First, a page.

On 1 April 1901, Blackmore was appointed first Clerk of the Senate and Clerk of the Parliaments of the Commonwealth of Australia. Baker’s election as the Senate’s first President one month later, continued an association with the Clerk which dated from 1893, a partnership that only finished at the end of 1906 when Baker stepped down.
Blackmore’s great task was now the drafting of the standing orders for the two Houses of the Commonwealth Parliament. Blackmore’s close association with Edmund Barton during the Convention must have led the Prime Minister to have confidence in his skill. Indeed, Barton had been one of Blackmore’s referees for the clerkship. As usual, Blackmore took the initiative and while technically it was a joint responsibility with the Clerk of the House of Representatives, George Jenkins, Blackmore got on with the drafting for both Houses, while Jenkins organised the opening ceremony of the Parliament.
Deciding to produce ‘a complete guide to any question’, Blackmore was temperamentally incapable of seeing that the Commonwealth of Australia and its new Constitution might present the opportunity for an entirely fresh approach to parliamentary procedure. He drew heavily on the South Australian and Westminster procedures that he had spent his life studying and, in the case of the South Australian procedures, developing. His view of Parliament seemed to be one where parties did not exist and the executive had no real place, each member being ‘free and equal in the sight of the Speaker or the President’. The only concessions to the executive were the right reserved to a minister to move an adjournment without notice and a provision for the seating of ministers in the chamber—probably part of Blackmore’s need to prescribe law and order. The manner of dealing with motions by notice, readings, and committees of the whole House; questions with notice (but silence on those without); reception of petitions (but no requirement to consider them); and provision for domestic standing committees and for ad hoc select committees were all there as part of the familiar classical Westminster practice modified by colonial experience. The only substantive difference between the Senate and House standing orders was that the latter had provisions dealing with expenditure and revenue. In his draft, Blackmore, according to G. S. Reid and Martyn Forrest, ‘demonstrated a lack of enterprise, originality, imagination and zeal’. And yet those standing orders remained in use in the House of Representatives virtually unchanged until a permanent set was adopted in 1950. The members obviously found them adequate for half a century.
In the case of the Senate, Baker, a lawyer and, like Blackmore, a published constitutional expert, had some different views, including on the question of whether the House of Commons was an appropriate point of reference. Baker believed it was not. His view prevailed by eighteen votes to five when, in 1903, the Senate adopted its modified standing orders. Blackmore’s experience of the clashes between the South Australian Houses made him conscious of the need to distinguish financial from other measures, but he felt all other orders should be the same. Baker had a much greater understanding than Blackmore of the place of the Senate in the Constitution, having been a strong and constant advocate during the drafting of the document of the Senate’s role as the safeguard of the states. In his view, the equality of power guaranteed under section 53 meant the Senate procedure should not simply reproduce that of the House in all non-financial instances, as Blackmore would have it, and he ‘soon put an end to that presumption’.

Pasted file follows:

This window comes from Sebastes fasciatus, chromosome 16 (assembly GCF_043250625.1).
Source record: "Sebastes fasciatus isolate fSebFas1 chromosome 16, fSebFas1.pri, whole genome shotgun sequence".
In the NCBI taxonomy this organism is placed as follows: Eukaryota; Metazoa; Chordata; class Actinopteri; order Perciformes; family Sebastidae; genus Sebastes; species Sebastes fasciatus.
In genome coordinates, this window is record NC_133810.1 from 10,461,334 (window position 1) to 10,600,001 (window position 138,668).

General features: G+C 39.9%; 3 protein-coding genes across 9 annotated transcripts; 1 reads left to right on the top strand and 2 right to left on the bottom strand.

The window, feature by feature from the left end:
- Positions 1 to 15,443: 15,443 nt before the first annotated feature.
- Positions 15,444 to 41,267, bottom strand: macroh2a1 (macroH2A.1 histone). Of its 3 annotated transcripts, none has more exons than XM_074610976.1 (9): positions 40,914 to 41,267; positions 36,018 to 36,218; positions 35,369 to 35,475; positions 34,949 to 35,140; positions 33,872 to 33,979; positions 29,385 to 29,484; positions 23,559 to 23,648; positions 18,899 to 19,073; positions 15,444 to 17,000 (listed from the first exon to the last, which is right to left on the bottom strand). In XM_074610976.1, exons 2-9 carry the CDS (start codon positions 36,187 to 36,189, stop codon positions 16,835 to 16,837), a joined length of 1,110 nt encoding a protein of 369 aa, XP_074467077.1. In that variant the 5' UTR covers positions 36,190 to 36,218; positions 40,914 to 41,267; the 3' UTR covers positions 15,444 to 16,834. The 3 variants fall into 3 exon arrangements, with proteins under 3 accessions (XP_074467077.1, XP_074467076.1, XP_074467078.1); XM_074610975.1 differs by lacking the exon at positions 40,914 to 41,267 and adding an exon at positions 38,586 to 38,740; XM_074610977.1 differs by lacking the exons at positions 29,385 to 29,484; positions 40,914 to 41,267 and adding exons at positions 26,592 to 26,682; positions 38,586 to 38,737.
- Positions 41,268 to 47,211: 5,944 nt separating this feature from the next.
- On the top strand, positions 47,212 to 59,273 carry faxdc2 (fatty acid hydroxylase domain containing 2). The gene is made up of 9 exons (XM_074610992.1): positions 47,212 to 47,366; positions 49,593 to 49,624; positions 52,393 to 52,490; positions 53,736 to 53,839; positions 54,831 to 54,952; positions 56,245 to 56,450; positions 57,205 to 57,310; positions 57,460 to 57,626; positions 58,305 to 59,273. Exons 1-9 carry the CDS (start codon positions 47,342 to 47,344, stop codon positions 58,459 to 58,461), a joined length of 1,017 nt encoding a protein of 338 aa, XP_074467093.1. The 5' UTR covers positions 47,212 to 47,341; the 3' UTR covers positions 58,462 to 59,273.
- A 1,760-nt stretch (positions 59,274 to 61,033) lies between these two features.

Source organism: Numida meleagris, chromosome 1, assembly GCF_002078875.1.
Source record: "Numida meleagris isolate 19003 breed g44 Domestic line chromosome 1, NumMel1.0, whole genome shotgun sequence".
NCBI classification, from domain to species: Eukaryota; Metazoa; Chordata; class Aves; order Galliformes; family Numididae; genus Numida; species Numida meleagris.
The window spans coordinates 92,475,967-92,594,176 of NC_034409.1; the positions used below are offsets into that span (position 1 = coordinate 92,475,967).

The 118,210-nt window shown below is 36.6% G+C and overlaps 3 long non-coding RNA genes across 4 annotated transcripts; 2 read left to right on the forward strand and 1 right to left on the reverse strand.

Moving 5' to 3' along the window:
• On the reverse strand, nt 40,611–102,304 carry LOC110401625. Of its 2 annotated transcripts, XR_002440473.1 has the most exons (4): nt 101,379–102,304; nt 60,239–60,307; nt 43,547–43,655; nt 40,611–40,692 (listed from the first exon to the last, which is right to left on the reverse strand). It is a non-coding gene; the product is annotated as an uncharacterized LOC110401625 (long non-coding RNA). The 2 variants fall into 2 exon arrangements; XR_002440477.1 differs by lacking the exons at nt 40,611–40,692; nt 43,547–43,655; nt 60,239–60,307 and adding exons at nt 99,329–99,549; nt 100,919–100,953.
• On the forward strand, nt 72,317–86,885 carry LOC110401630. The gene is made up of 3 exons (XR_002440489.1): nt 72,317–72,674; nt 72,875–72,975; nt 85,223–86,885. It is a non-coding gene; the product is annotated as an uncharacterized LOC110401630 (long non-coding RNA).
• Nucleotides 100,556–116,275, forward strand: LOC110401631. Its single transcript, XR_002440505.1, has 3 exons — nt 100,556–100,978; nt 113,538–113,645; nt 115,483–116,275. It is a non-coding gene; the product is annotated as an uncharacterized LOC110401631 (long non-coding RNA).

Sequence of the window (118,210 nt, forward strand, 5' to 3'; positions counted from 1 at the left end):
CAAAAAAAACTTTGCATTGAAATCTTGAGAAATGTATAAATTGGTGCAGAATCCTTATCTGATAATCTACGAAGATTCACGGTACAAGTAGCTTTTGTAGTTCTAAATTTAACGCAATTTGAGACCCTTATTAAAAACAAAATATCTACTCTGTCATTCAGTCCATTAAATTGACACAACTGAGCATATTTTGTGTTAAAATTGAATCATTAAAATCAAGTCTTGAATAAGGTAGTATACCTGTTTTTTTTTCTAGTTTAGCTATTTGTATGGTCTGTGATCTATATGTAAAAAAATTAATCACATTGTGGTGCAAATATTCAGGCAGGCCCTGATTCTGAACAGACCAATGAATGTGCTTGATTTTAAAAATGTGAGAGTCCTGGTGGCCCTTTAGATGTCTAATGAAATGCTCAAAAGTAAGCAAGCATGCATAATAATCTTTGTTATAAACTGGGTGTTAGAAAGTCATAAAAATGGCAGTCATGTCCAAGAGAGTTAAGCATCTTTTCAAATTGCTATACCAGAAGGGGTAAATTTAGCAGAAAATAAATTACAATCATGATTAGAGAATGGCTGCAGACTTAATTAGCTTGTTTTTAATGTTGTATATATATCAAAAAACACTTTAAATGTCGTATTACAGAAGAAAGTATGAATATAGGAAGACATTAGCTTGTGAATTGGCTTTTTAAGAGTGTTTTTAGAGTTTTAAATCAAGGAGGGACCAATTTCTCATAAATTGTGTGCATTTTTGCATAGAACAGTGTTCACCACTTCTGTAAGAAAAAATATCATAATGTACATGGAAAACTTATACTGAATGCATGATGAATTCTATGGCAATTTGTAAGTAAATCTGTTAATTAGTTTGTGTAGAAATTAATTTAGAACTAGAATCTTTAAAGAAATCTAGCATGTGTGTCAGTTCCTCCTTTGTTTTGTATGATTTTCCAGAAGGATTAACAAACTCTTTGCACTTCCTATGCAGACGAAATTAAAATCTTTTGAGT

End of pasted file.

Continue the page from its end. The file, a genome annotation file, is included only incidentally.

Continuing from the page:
The standing orders of the Senate still contain many elements of Blackmore’s draft, but the separate path the Senate has taken over the course of its first century owes little to him in either form or philosophy. Despite this, his continuity as Clerk from the 1897–98 Convention to the inaugural years of the Commonwealth, coupled with his competence and the respect in which he was held on all sides of politics, and abroad, enabled him to render a great service in ensuring that the Parliament created by Federation actually worked.
Off duty for twelve months after an illness in 1907, Blackmore, who had been appointed CMG in 1901, sent his resignation to the President in June 1908 to take effect at the end of the month. Senators recorded their appreciation of his experience, judgement, urbanity and courtesy, and his special assistance to new members. Blackmore died on 20 February 1909 on his son’s property at Wattamondara, near Cowra, New South Wales. His six sons, Gordon, George, James, Edwin, Lewis and John, and one daughter, Jane, survived him. Announcing Blackmore’s death to the Senate on 26 May 1909, the President, Sir Albert Gould, remarked that his passing had ‘made a great gap in the parliamentary history of the Commonwealth’.